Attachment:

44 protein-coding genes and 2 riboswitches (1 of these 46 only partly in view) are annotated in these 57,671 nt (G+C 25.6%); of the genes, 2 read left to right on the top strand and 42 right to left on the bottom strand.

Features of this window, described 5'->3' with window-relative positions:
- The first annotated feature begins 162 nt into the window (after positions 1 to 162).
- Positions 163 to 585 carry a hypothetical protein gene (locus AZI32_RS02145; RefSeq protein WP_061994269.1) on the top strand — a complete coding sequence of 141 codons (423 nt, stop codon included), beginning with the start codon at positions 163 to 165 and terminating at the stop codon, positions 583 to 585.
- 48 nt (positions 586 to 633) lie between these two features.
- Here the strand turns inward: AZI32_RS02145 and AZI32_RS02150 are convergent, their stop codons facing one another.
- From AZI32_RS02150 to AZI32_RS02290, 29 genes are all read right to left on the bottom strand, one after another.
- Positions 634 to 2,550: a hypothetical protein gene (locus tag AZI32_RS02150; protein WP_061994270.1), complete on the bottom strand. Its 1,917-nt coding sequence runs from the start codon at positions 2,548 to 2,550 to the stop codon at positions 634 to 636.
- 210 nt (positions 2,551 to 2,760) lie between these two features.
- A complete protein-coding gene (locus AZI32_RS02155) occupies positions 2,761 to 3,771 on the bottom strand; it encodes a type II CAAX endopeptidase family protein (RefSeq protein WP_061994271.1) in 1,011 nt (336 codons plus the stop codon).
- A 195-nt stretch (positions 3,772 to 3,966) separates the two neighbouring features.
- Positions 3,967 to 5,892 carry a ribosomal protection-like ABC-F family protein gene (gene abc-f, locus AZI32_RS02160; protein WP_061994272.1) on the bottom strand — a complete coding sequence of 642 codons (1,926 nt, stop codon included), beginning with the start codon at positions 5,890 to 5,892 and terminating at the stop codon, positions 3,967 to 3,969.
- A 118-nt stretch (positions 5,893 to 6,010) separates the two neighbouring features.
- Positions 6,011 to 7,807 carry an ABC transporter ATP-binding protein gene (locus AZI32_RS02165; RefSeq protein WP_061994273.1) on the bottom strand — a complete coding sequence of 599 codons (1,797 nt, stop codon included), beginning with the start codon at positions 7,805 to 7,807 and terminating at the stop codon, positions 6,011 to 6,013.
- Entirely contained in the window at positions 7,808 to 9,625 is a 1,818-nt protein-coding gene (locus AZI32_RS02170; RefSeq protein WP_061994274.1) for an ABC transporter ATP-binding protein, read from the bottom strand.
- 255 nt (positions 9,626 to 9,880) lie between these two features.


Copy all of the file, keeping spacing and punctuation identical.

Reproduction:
44 protein-coding genes and 2 riboswitches (1 of these 46 only partly in view) are annotated in these 57,671 nt (G+C 25.6%); of the genes, 2 read left to right on the top strand and 42 right to left on the bottom strand.

Features of this window, described 5'->3' with window-relative positions:
- The first annotated feature begins 162 nt into the window (after positions 1 to 162).
- Positions 163 to 585 carry a hypothetical protein gene (locus AZI32_RS02145; RefSeq protein WP_061994269.1) on the top strand — a complete coding sequence of 141 codons (423 nt, stop codon included), beginning with the start codon at positions 163 to 165 and terminating at the stop codon, positions 583 to 585.
- 48 nt (positions 586 to 633) lie between these two features.
- Here the strand turns inward: AZI32_RS02145 and AZI32_RS02150 are convergent, their stop codons facing one another.
- From AZI32_RS02150 to AZI32_RS02290, 29 genes are all read right to left on the bottom strand, one after another.
- Positions 634 to 2,550: a hypothetical protein gene (locus tag AZI32_RS02150; protein WP_061994270.1), complete on the bottom strand. Its 1,917-nt coding sequence runs from the start codon at positions 2,548 to 2,550 to the stop codon at positions 634 to 636.
- 210 nt (positions 2,551 to 2,760) lie between these two features.
- A complete protein-coding gene (locus AZI32_RS02155) occupies positions 2,761 to 3,771 on the bottom strand; it encodes a type II CAAX endopeptidase family protein (RefSeq protein WP_061994271.1) in 1,011 nt (336 codons plus the stop codon).
- A 195-nt stretch (positions 3,772 to 3,966) separates the two neighbouring features.
- Positions 3,967 to 5,892 carry a ribosomal protection-like ABC-F family protein gene (gene abc-f, locus AZI32_RS02160; protein WP_061994272.1) on the bottom strand — a complete coding sequence of 642 codons (1,926 nt, stop codon included), beginning with the start codon at positions 5,890 to 5,892 and terminating at the stop codon, positions 3,967 to 3,969.
- A 118-nt stretch (positions 5,893 to 6,010) separates the two neighbouring features.
- Positions 6,011 to 7,807 carry an ABC transporter ATP-binding protein gene (locus AZI32_RS02165; RefSeq protein WP_061994273.1) on the bottom strand — a complete coding sequence of 599 codons (1,797 nt, stop codon included), beginning with the start codon at positions 7,805 to 7,807 and terminating at the stop codon, positions 6,011 to 6,013.
- Entirely contained in the window at positions 7,808 to 9,625 is a 1,818-nt protein-coding gene (locus AZI32_RS02170; RefSeq protein WP_061994274.1) for an ABC transporter ATP-binding protein, read from the bottom strand.
- 255 nt (positions 9,626 to 9,880) lie between these two features.